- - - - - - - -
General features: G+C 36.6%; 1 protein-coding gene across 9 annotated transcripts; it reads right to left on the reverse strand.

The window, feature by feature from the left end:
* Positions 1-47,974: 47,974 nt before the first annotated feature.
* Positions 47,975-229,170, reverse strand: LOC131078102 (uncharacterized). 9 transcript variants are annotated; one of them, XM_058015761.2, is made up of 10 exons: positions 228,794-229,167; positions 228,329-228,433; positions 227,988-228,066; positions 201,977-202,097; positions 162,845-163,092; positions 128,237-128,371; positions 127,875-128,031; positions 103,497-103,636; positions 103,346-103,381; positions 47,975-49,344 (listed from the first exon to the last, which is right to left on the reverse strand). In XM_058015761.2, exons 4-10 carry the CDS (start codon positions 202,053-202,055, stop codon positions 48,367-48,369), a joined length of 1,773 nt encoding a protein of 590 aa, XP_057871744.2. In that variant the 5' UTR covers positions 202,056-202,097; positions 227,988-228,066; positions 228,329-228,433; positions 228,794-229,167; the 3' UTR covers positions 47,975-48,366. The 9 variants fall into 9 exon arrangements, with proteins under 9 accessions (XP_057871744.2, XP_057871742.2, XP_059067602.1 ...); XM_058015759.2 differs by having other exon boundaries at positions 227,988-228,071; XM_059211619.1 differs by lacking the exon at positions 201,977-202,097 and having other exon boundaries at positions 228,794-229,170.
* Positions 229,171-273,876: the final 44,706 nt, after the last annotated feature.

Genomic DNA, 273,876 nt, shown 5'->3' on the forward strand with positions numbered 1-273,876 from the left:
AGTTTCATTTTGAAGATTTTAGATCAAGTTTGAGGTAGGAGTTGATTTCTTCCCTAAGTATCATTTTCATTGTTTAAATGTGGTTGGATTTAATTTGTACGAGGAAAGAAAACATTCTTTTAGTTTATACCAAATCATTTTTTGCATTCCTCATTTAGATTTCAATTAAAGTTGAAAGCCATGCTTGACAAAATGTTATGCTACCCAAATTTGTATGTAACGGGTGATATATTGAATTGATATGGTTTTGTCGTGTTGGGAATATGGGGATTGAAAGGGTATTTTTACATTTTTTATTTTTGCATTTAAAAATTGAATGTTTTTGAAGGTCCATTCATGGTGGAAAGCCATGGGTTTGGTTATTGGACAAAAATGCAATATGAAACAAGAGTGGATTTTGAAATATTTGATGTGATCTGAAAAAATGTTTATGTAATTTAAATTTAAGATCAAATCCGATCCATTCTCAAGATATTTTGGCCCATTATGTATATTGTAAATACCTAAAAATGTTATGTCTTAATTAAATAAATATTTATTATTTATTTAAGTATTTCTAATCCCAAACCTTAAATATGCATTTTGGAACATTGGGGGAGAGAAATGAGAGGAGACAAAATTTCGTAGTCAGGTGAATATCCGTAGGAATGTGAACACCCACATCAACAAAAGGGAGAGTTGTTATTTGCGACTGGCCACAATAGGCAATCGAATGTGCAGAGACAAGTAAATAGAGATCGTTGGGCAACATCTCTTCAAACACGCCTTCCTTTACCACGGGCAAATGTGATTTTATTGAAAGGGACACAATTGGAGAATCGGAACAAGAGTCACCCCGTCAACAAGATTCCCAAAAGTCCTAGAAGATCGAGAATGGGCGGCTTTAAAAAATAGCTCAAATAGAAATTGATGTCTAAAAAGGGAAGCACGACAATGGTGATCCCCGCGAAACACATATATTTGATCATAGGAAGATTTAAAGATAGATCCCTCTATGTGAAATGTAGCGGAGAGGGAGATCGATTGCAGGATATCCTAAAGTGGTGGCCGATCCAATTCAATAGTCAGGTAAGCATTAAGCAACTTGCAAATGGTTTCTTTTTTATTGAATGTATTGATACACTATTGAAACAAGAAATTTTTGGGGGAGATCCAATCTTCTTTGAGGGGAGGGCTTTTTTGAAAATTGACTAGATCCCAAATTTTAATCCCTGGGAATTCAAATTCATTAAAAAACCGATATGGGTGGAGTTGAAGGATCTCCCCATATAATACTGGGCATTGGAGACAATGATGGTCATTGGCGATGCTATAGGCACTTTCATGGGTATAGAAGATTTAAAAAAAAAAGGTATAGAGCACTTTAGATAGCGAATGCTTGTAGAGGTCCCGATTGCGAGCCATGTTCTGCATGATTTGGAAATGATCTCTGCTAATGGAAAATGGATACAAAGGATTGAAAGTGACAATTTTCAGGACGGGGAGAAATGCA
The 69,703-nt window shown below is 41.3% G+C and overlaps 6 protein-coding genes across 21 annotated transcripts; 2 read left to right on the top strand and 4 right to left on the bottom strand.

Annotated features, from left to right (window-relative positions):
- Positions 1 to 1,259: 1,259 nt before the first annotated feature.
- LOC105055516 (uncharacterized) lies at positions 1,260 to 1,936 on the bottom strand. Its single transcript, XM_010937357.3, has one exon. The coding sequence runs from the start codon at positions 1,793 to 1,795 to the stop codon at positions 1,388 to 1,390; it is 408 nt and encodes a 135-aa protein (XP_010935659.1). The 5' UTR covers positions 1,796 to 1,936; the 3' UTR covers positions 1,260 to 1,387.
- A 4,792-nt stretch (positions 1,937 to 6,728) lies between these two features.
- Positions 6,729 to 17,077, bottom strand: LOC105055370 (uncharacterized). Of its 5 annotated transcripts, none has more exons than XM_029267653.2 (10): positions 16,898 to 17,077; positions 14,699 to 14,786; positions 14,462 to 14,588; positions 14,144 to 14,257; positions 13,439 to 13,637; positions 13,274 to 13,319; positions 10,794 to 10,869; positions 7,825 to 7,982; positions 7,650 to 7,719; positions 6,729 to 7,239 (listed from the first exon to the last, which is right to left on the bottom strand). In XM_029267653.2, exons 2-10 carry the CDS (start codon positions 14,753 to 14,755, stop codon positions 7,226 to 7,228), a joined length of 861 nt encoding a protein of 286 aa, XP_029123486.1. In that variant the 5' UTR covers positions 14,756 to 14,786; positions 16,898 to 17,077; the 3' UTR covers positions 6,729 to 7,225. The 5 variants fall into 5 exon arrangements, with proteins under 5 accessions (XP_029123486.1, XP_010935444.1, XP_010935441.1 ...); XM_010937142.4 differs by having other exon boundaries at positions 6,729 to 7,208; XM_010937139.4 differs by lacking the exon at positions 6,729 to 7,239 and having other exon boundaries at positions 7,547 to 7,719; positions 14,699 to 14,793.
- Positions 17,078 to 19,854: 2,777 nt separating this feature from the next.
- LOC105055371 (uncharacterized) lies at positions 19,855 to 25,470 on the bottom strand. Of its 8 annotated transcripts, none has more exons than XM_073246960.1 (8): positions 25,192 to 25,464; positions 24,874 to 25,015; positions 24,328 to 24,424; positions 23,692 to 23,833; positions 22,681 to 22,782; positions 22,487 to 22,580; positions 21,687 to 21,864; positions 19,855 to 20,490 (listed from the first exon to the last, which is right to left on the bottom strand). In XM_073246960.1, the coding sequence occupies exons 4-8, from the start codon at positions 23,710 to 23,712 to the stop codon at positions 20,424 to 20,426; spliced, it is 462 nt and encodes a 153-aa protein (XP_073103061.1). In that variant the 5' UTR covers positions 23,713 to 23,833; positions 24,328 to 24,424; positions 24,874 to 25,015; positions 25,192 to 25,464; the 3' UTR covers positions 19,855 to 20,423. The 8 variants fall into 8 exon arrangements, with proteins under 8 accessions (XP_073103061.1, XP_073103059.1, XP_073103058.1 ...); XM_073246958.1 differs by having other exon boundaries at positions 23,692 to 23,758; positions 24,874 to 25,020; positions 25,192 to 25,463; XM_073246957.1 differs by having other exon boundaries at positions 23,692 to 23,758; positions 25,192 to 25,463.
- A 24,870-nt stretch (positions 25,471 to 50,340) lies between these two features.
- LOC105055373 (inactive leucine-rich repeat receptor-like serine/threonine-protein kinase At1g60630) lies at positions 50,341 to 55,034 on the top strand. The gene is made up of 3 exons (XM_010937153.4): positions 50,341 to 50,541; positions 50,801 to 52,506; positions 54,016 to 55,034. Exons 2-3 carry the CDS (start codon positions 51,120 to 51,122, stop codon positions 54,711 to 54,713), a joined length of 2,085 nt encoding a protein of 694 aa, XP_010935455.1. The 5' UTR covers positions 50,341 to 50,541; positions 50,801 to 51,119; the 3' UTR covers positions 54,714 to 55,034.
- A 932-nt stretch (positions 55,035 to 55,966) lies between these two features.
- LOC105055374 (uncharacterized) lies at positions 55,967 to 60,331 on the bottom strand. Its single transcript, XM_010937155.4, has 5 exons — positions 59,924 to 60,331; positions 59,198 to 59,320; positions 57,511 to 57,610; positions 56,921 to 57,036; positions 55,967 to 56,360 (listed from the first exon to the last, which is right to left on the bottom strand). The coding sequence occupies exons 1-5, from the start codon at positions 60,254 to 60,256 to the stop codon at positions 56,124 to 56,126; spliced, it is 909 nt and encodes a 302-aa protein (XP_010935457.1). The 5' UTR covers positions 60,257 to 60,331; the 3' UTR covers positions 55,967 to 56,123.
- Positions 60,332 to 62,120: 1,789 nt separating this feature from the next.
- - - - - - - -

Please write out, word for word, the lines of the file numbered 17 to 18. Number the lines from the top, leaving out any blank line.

- LOC105055373 (inactive leucine-rich repeat receptor-like serine/threonine-protein kinase At1g60630) lies at positions 50,341 to 55,034 on the top strand. The gene is made up of 3 exons (XM_010937153.4): positions 50,341 to 50,541; positions 50,801 to 52,506; positions 54,016 to 55,034. Exons 2-3 carry the CDS (start codon positions 51,120 to 51,122, stop codon positions 54,711 to 54,713), a joined length of 2,085 nt encoding a protein of 694 aa, XP_010935455.1. The 5' UTR covers positions 50,341 to 50,541; positions 50,801 to 51,119; the 3' UTR covers positions 54,714 to 55,034.
- A 932-nt stretch (positions 55,035 to 55,966) lies between these two features.